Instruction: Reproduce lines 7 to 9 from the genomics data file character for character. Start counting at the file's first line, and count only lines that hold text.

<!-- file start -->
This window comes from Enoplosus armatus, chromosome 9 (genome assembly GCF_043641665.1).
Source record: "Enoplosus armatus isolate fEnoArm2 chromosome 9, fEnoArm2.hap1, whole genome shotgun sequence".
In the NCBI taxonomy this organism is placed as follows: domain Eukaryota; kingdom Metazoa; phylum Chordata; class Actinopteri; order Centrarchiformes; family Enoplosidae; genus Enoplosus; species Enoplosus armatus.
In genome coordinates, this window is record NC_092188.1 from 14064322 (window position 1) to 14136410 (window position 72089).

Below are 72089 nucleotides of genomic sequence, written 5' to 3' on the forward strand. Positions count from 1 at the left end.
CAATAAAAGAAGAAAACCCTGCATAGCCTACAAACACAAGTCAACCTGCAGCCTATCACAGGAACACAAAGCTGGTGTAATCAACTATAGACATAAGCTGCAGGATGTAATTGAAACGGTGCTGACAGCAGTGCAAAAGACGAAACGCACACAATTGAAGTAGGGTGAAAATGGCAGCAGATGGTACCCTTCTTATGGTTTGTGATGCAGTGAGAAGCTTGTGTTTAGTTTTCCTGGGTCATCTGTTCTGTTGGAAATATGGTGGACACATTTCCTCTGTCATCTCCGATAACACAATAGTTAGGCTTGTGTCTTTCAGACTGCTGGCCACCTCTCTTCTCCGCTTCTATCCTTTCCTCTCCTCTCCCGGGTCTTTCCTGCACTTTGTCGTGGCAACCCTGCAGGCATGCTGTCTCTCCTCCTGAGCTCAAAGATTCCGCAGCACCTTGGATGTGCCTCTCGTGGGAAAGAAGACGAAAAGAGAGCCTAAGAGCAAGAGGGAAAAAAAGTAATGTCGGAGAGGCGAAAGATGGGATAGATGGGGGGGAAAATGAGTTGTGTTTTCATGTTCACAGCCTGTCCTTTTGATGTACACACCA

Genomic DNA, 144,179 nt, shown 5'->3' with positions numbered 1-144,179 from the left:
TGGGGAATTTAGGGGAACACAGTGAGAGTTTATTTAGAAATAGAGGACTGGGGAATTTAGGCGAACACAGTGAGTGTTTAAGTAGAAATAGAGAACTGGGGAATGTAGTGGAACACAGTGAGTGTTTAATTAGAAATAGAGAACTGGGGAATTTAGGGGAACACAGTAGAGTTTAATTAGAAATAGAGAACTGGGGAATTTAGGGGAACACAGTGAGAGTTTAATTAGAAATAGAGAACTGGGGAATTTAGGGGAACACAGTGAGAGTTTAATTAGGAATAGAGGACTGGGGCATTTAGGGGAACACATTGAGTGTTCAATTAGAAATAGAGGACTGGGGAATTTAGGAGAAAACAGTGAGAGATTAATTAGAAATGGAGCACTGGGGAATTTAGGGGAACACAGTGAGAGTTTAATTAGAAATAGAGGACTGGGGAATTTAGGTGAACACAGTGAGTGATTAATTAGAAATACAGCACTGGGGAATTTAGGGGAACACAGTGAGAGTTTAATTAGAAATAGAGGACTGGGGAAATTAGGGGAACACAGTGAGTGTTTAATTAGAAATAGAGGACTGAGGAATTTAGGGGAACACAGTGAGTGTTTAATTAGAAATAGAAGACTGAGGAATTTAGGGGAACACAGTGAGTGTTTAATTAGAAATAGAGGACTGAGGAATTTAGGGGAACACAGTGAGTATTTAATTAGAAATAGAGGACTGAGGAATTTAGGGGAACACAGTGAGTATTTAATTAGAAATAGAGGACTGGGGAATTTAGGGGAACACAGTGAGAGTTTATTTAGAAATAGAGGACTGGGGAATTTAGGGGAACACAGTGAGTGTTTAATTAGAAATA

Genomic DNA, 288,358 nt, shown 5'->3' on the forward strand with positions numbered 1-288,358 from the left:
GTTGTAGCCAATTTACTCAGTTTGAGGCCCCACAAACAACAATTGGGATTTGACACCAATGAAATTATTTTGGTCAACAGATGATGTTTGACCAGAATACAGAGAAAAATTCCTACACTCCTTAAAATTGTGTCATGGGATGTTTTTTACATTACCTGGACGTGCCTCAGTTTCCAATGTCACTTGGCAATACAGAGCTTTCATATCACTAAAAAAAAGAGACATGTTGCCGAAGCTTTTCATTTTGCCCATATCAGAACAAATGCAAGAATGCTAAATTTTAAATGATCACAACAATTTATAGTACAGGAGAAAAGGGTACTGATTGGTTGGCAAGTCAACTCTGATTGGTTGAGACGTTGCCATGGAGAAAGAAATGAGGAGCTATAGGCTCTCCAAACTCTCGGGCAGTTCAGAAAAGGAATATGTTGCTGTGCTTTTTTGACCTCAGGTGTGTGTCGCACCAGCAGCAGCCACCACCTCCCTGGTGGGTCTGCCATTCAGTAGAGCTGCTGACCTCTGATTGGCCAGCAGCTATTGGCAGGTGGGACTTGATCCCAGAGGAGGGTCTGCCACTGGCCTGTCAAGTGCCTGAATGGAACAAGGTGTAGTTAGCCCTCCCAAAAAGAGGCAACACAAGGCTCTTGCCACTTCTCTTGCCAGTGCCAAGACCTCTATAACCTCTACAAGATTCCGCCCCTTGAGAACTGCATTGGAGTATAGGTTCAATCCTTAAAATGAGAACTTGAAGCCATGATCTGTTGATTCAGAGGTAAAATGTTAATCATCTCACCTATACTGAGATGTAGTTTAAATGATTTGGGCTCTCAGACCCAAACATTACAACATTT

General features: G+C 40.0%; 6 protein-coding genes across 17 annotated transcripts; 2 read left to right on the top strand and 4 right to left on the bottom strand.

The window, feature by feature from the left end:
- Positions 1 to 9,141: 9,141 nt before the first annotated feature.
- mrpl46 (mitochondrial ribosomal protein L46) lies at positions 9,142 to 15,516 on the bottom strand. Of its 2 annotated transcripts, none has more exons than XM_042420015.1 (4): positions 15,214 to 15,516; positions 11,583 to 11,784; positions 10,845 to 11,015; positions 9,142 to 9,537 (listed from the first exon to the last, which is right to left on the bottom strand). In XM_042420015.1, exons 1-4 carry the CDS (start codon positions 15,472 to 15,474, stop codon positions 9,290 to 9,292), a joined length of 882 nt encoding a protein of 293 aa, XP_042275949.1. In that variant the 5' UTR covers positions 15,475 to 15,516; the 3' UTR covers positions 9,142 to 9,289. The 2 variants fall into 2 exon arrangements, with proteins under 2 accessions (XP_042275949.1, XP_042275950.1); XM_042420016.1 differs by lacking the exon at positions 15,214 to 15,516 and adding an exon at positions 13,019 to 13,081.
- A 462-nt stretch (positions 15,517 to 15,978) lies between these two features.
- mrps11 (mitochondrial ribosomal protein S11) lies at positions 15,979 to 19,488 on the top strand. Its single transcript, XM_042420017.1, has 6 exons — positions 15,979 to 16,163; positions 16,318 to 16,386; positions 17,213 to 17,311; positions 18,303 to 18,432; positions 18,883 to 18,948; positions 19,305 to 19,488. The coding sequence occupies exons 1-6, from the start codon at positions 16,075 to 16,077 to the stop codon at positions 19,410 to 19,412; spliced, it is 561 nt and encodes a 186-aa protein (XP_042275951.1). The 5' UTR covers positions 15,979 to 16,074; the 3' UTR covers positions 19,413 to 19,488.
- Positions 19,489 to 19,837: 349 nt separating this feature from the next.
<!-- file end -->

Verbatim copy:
Genomic DNA, 144,179 nt, shown 5'->3' with positions numbered 1-144,179 from the left:
TGGGGAATTTAGGGGAACACAGTGAGAGTTTATTTAGAAATAGAGGACTGGGGAATTTAGGCGAACACAGTGAGTGTTTAAGTAGAAATAGAGAACTGGGGAATGTAGTGGAACACAGTGAGTGTTTAATTAGAAATAGAGAACTGGGGAATTTAGGGGAACACAGTAGAGTTTAATTAGAAATAGAGAACTGGGGAATTTAGGGGAACACAGTGAGAGTTTAATTAGAAATAGAGAACTGGGGAATTTAGGGGAACACAGTGAGAGTTTAATTAGGAATAGAGGACTGGGGCATTTAGGGGAACACATTGAGTGTTCAATTAGAAATAGAGGACTGGGGAATTTAGGAGAAAACAGTGAGAGATTAATTAGAAATGGAGCACTGGGGAATTTAGGGGAACACAGTGAGAGTTTAATTAGAAATAGAGGACTGGGGAATTTAGGTGAACACAGTGAGTGATTAATTAGAAATACAGCACTGGGGAATTTAGGGGAACACAGTGAGAGTTTAATTAGAAATAGAGGACTGGGGAAATTAGGGGAACACAGTGAGTGTTTAATTAGAAATAGAGGACTGAGGAATTTAGGGGAACACAGTGAGTGTTTAATTAGAAATAGAAGACTGAGGAATTTAGGGGAACACAGTGAGTGTTTAATTAGAAATAGAGGACTGAGGAATTTAGGGGAACACAGTGAGTATTTAATTAGAAATAGAGGACTGAGGAATTTAGGGGAACACAGTGAGTATTTAATTAGAAATAGAGGACTGGGGAATTTAGGGGAACACAGTGAGAGTTTATTTAGAAATAGAGGACTGGGGAATTTAGGGGAACACAGTGAGTGTTTAATTAGAAATA

Genomic DNA, 288,358 nt, shown 5'->3' on the forward strand with positions numbered 1-288,358 from the left: